There is a species of tree that is incredibly popular with Tennessee landscapers and homeowners for its quick growth rate and pretty flowers, but despite these somewhat attractive qualities, this tree is a nightmare for the state's biodiversity.

Callery Pear Flowers Smell Like Rotting Fish

Not only does this particular tree smell bad, with some even describing the blossoms as smelling of "rotting fish," but it is also highly invasive, making it a very real threat to the Tennessee ecosystem.

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Bradford Pear Trees: Offensively Smelly and Highly Invasive

What kind of tree smells like rotting fish and is terribly invasive? The Callery Pear. It goes by a number of more common names with perhaps the most well-known being Bradford Pear. Other common names for the Callery Pear include:

  • Cleveland Select Pear
  • Autumn Blaze Pear
  • Aristocrat Pear
  • Red Spire Pear
  • Chanticleer Pear, and more

They were first introduced in the United States in 1917 and became commercially available in the 1960s.

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Bradford Pear Trees Are Prone to Damage from Winds and Ice

Over the years I've heard horror stories about these trees, although I have only learned of the offensive fragrance in recent years. I had always heard that they are terrible for this part of the country, in part because we live in an area prone to severe weather, especially high winds, and Callery Pears are not known for being the most sturdy.

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Growing Too Fast Makes Callery Pear Trees Weak

While that mighty oak tree in your backyard has taken several decades to reach its towering size and strength to withstand Tennessee winds, the Callery Pear has become popular because it grows at such a quick rate. Unfortunately, that rapid growth rate means that these trees are structurally weak making them susceptible to being torn apart, or as someone once described it to me, "shredded," by high winds.

After they reach about 15 years old, the narrow branches of the Bradford become less able to withstand the stress of wind or ice. This poses a danger if they’re planted next to cars, houses or walkways. - Nashville Tree Conservation Corp
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Bradford Pear Trees Are Overused and Terrible for Tennessee's Biodiversity

Not only is the Callery Pear smelly and weak, but it is also considered to be an invasive species in the state of Tennessee. According to the Nashville Tree Conservation Corp., it is illegal to sell these trees in some areas. They say the trees also create issues for native animals and insects that rely on native tree species for survival.

Callery Pears Are Not The Same As The Pears You Would Eat

Callery Pears are not to be confused with the types of pears that you would find in the grocery store. While the pears you find in the store are suitable for human consumption, Callery Pear fruit is not, but it is edible by birds and wildlife, which is how the population of this invasive species has grown.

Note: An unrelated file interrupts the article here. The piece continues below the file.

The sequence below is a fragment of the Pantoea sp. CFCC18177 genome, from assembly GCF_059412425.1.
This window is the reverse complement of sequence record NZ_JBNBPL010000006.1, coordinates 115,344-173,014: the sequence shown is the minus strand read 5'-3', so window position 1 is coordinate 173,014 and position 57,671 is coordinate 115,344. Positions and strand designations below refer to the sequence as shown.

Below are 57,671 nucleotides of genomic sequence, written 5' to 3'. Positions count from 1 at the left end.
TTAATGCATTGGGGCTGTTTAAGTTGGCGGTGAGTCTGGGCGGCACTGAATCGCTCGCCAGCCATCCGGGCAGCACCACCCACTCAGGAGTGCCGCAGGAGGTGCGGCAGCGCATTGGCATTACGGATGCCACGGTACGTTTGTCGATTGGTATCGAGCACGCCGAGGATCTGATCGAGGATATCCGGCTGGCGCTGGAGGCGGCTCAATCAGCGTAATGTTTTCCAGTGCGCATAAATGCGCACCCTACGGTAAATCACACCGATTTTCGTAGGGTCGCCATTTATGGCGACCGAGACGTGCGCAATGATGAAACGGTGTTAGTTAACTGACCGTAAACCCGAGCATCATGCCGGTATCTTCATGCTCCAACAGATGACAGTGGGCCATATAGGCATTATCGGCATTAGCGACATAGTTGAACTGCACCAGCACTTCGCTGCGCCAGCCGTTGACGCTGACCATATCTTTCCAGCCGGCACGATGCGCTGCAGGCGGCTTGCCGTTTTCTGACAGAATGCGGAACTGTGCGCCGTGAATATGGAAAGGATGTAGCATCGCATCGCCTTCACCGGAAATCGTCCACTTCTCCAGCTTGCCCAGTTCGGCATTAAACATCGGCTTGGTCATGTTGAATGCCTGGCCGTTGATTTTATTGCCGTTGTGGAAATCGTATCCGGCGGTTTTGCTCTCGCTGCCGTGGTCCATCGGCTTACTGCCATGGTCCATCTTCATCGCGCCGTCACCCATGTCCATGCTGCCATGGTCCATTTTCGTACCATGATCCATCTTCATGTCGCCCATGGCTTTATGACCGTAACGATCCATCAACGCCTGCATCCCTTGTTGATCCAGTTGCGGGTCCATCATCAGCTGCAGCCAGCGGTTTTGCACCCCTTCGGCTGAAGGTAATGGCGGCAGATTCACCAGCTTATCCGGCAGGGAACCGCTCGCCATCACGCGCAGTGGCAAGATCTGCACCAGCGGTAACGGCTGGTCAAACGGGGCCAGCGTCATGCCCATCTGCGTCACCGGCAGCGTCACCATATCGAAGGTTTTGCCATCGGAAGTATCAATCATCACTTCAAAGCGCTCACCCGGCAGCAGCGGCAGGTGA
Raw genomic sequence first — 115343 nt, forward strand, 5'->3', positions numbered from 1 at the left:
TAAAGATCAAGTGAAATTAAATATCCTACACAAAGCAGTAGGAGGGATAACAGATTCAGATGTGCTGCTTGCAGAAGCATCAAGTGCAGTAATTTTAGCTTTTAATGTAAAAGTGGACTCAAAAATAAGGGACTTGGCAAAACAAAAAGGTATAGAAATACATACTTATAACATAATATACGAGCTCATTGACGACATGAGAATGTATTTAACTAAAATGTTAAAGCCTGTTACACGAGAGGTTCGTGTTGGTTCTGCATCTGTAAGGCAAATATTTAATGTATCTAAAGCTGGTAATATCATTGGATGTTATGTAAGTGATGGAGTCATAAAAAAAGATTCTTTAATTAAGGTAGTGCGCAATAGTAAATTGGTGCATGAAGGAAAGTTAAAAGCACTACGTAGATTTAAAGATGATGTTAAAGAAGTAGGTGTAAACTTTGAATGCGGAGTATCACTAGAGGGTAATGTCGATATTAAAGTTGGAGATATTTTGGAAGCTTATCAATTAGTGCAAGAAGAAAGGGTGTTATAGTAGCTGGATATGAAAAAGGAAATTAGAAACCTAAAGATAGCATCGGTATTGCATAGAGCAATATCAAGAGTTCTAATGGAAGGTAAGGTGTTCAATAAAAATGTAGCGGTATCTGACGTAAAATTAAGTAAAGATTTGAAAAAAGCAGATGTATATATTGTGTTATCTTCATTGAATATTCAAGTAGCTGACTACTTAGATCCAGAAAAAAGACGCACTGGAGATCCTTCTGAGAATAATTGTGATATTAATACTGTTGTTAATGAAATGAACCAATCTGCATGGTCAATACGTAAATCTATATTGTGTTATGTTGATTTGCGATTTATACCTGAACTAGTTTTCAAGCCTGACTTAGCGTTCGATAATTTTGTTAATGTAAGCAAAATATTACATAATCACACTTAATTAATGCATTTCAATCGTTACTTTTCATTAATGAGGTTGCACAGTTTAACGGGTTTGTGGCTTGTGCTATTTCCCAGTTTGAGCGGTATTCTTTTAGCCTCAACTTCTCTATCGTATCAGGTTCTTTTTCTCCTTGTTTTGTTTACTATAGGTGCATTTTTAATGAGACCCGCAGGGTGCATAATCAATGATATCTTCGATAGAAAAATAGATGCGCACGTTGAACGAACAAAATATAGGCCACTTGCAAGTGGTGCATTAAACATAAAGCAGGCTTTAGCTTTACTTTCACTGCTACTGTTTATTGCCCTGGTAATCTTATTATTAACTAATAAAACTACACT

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Bradford Pear Trees Can Prevent Native Tennessee Trees From Growing

They also say that because the trees bloom and leaf earlier than native trees, they can actually choke out native trees by preventing them from receiving the sunshine they need to survive and thrive.

How Tennessee Residents Can Get Rid Of Bradford Pear Trees

It is advised that larger Callery Pears can be girdled - a method of remediation that involves cutting the bark around the perimeter of the tree. Saplings can be pulled straight from the ground. Other options for mature trees include cutting them down and treating the stump with a herbicide to inhibit the roots and prevent the tree from growing back.

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What to Tennessee Residents Should Plant Instead of Callery Pears

Before you decide to plant a new tree in your yard, you might want to consider some other options and just skip right past the Callery Pear altogether. Some good alternatives to the Callery Pear include:

  • Redbud
  • Plum
  • Magnolia
  • Flowering Dogwood
  • Red buckeye

Making informed choices on the trees you plant is incredibly important to maintaining a healthy ecosystem in Tennessee.

[Source: Nashville Tree Conservation Corp.]

LOOK: Here are the 25 best places to live in Tennessee

Stacker compiled a list of the best places to live in Tennessee using data from Niche. Niche ranks places to live based on a variety of factors including cost of living, schools, health care, recreation, and weather. Cities, suburbs, and towns were included. Listings and images are from

On the list, there's a robust mix of offerings from great schools and nightlife to high walkability and public parks. Some areas have enjoyed rapid growth thanks to new businesses moving to the area, while others offer glimpses into area history with well-preserved architecture and museums. Keep reading to see if your hometown made the list.

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